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Jackson Park welcomes home moms and dads

By the last song of the Jackson Park Elementary School welcome-home rally, there was scarcely a dry eye in the audience.

Teachers and staff stood before the packed gymnasium, and the audience joined in when they sang “God Bless the U.S.A.”

“When they sang the song at the end, all I could do was cry,” said Shelly Zukowski, whose husband Geoffrey recently returned from deployment on the USS Carl Vinson.

The couple was at the school to see their daughter, MacKenzie Scott, but Geoffrey said he is also getting acquainted with his 5-month-old son, Robert, who was born while he was deployed.

With the sailors’ return still fresh on everyone’s mind, the rally was well-timed.

“Our assembly is in respect and honor of everything they did to protect the U.S.A.,” Shirley Kenmochi, Jackson Park principal, told the crowd.

The program consisted of several student musical performances, a brassy trumpet solo by sixth-grade teacher Tim McNett, a vocal solo by librarian Kathy Haynes and and a poem performed by Crista Ramirez’s second-grade class.

“The thing about our dads is they keep our country safe,” the poem began.

It was followed by pupils explaining things they love about their fathers. “My dad lets me ride horses,” “My dad lets my family visit on the boat” and “My dad downloads games on the Internet for me” were among the youngsters’ responses.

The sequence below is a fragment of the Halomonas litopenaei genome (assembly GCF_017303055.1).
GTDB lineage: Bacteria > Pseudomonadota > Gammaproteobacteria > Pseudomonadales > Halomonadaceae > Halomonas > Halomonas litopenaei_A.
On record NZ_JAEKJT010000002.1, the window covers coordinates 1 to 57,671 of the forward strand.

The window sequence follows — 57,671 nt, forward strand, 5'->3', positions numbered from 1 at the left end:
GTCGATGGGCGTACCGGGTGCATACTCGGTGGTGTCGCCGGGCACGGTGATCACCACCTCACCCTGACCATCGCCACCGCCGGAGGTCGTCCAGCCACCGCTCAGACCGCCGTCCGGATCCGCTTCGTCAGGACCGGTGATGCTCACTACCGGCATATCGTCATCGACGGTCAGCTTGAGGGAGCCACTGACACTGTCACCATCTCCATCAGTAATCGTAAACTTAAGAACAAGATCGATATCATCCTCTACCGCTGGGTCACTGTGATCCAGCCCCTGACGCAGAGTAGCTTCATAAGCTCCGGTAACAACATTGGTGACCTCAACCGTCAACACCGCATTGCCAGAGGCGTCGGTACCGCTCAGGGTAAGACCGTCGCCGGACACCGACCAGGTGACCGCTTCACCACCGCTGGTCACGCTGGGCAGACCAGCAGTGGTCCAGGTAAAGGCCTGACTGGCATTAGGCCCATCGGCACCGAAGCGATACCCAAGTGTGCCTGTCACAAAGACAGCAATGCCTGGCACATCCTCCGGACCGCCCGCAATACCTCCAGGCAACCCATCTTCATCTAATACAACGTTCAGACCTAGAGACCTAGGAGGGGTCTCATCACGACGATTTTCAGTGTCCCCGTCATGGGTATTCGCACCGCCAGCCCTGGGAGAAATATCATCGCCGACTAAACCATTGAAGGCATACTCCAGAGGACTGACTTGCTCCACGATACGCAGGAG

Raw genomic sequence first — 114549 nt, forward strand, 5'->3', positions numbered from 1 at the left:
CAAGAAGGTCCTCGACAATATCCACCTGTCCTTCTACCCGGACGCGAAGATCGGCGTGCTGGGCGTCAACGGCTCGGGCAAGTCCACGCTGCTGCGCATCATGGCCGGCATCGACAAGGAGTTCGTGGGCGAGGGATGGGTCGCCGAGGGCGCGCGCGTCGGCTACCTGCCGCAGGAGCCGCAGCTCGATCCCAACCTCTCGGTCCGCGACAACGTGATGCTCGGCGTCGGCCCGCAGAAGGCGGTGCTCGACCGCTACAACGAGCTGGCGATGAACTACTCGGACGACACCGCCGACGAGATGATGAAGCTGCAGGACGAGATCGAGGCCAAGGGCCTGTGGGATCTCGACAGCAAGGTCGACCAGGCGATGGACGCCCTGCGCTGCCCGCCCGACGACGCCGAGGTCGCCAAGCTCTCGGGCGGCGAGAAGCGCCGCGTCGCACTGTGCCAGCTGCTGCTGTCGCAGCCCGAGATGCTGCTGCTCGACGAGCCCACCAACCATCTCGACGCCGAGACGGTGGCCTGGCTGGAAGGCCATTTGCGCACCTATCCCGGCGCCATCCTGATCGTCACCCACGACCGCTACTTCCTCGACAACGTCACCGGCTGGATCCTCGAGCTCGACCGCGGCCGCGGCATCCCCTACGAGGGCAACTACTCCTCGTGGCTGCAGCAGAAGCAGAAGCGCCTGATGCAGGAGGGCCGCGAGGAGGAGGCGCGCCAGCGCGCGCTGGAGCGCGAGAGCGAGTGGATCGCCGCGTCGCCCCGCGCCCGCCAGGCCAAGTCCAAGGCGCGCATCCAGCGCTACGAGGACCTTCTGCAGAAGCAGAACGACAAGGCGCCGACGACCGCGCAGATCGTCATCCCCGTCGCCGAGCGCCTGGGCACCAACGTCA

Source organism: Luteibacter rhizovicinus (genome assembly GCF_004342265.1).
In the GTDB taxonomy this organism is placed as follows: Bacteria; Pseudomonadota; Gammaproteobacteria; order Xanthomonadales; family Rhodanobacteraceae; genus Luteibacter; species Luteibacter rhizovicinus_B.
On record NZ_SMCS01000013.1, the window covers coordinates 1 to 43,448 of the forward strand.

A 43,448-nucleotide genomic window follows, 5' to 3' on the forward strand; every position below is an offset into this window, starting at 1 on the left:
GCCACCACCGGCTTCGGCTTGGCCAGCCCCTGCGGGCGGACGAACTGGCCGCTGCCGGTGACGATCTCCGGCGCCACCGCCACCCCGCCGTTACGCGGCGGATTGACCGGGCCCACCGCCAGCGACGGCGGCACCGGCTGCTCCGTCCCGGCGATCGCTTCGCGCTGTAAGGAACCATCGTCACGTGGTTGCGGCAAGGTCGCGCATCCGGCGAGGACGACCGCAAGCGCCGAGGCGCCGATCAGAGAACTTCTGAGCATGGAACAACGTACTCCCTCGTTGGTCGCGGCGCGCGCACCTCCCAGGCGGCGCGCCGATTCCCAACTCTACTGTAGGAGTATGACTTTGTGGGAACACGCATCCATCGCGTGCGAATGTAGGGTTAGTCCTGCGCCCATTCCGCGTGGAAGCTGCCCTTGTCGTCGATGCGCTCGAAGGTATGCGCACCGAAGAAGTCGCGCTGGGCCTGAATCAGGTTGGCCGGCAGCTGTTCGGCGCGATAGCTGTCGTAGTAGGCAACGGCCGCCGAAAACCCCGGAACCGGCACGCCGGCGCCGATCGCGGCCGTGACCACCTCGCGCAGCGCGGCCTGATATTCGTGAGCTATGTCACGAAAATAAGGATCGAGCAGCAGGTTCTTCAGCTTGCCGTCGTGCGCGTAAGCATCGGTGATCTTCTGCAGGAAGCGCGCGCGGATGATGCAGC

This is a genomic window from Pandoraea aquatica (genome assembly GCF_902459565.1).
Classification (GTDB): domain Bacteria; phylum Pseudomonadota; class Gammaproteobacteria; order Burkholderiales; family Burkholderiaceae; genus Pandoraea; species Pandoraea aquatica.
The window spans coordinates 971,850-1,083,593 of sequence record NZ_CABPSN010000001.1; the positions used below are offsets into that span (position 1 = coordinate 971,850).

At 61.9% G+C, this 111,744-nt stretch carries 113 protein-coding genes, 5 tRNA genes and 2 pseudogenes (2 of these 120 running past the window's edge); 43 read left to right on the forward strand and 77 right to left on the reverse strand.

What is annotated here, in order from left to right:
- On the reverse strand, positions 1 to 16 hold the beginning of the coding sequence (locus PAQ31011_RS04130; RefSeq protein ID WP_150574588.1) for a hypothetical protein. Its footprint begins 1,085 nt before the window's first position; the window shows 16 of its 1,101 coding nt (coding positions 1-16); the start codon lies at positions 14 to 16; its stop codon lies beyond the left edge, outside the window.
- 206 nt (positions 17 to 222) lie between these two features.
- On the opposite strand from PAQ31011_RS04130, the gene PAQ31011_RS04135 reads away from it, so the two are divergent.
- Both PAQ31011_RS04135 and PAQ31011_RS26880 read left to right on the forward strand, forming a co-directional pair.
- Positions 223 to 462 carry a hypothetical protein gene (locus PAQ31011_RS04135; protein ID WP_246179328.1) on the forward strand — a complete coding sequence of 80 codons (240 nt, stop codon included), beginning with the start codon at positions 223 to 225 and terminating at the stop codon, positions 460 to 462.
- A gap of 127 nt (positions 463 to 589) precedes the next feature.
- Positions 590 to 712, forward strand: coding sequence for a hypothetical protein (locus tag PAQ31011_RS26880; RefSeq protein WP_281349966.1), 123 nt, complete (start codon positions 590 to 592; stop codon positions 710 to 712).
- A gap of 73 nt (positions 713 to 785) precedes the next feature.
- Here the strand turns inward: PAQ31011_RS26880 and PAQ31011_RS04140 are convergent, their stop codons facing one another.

James Brown, a serviceman who recently returned with the Vinson, thanked students for the moral support they provided while the troops were deployed.

“The wall you decorated (at school), sending us cookies, candies and cards — we appreciate all of your hard work,” Brown said.

After the assembly, families milled around in the library and talked to teachers and staff.

The school’s atmosphere has changed since the sailors’ return, teachers said.

“There is a sense of excitement, and the kids feel better. They are more talkative. I’ve been getting more calls from parents who are helping with homework, and who want to come in,” said fifth-grade teacher Suzanne Sullivan.

Third-grader Brian Pratt said life has been more fun, and he feels more relaxed since his dad returned.

“It is more safe,” Pratt said. “When my mom was here I didn’t feel as safe, like someone would break in. I’m glad he’s home.”

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